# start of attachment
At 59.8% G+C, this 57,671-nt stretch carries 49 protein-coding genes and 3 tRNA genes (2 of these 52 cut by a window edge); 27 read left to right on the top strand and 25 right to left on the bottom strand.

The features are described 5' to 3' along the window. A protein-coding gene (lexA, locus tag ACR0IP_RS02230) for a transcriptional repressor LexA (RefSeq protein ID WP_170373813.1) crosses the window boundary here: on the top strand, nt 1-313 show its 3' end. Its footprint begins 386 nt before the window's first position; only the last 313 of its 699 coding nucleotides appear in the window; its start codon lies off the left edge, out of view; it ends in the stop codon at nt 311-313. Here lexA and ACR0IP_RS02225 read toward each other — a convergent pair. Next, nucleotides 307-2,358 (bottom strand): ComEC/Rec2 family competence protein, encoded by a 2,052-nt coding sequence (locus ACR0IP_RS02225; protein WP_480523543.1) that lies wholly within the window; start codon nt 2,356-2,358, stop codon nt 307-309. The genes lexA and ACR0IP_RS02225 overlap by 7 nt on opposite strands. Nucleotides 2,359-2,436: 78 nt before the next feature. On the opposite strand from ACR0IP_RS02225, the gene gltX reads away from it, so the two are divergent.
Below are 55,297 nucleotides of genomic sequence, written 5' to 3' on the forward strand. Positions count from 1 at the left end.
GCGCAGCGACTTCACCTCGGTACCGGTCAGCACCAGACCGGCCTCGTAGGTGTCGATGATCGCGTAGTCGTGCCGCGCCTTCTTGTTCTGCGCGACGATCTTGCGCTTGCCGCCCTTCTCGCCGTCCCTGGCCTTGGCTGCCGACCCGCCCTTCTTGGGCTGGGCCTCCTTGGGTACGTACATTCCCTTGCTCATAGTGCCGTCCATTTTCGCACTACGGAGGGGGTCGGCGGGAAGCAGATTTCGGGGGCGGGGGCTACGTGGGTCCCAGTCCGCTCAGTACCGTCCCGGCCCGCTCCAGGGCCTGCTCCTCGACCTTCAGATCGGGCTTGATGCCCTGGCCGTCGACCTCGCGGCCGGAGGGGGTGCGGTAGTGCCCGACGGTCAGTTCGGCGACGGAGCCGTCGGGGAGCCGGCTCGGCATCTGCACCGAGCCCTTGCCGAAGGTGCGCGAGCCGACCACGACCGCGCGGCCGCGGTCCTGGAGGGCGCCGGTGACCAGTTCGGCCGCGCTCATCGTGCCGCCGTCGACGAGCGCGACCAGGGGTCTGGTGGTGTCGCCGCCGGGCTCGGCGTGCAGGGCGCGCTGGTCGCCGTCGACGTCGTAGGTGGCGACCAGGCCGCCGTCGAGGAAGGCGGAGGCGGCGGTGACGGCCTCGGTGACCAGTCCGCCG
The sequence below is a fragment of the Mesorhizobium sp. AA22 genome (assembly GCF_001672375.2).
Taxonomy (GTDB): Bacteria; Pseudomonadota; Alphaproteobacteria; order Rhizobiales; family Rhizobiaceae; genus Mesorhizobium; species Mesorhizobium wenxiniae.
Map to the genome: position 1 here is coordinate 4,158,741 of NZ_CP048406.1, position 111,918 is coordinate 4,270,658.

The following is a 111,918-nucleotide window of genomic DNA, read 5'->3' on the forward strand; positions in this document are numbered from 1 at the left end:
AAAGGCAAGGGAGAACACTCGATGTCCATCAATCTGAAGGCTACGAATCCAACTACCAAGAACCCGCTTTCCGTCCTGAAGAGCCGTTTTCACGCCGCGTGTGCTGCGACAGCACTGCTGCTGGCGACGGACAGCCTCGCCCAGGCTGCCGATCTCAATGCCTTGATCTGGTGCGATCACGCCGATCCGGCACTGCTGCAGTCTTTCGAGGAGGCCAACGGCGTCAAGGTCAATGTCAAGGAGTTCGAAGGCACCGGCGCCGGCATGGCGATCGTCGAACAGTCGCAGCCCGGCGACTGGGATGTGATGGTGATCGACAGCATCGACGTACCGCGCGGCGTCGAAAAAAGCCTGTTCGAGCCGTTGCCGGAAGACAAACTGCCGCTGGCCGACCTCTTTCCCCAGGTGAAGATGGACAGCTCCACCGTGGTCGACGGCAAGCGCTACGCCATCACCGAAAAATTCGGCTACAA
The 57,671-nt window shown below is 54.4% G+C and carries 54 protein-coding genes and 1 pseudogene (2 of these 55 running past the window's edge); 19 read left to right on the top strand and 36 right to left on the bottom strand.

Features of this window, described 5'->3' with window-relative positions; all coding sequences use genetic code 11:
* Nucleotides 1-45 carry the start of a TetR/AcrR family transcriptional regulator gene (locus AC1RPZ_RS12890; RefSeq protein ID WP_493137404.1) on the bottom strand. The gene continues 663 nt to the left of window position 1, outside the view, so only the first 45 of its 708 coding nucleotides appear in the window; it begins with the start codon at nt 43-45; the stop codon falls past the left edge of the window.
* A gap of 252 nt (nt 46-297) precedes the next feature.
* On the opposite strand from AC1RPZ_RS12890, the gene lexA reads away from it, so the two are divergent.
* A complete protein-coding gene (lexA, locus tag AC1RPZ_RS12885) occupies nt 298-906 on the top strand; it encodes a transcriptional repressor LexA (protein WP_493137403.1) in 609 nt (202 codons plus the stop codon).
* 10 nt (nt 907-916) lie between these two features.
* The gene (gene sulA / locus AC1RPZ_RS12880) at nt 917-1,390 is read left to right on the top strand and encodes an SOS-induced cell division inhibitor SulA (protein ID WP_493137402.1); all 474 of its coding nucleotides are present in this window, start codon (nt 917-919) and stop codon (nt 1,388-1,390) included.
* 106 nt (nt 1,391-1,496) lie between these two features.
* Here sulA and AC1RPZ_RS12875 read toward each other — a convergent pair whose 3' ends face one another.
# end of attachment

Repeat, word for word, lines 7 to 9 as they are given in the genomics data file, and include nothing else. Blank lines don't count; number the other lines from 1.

Map to the genome: position 1 here is coordinate 4,158,741 of NZ_CP048406.1, position 111,918 is coordinate 4,270,658.

The following is a 111,918-nucleotide window of genomic DNA, read 5'->3' on the forward strand; positions in this document are numbered from 1 at the left end:
AAAGGCAAGGGAGAACACTCGATGTCCATCAATCTGAAGGCTACGAATCCAACTACCAAGAACCCGCTTTCCGTCCTGAAGAGCCGTTTTCACGCCGCGTGTGCTGCGACAGCACTGCTGCTGGCGACGGACAGCCTCGCCCAGGCTGCCGATCTCAATGCCTTGATCTGGTGCGATCACGCCGATCCGGCACTGCTGCAGTCTTTCGAGGAGGCCAACGGCGTCAAGGTCAATGTCAAGGAGTTCGAAGGCACCGGCGCCGGCATGGCGATCGTCGAACAGTCGCAGCCCGGCGACTGGGATGTGATGGTGATCGACAGCATCGACGTACCGCGCGGCGTCGAAAAAAGCCTGTTCGAGCCGTTGCCGGAAGACAAACTGCCGCTGGCCGACCTCTTTCCCCAGGTGAAGATGGACAGCTCCACCGTGGTCGACGGCAAGCGCTACGCCATCACCGAAAAATTCGGCTACAA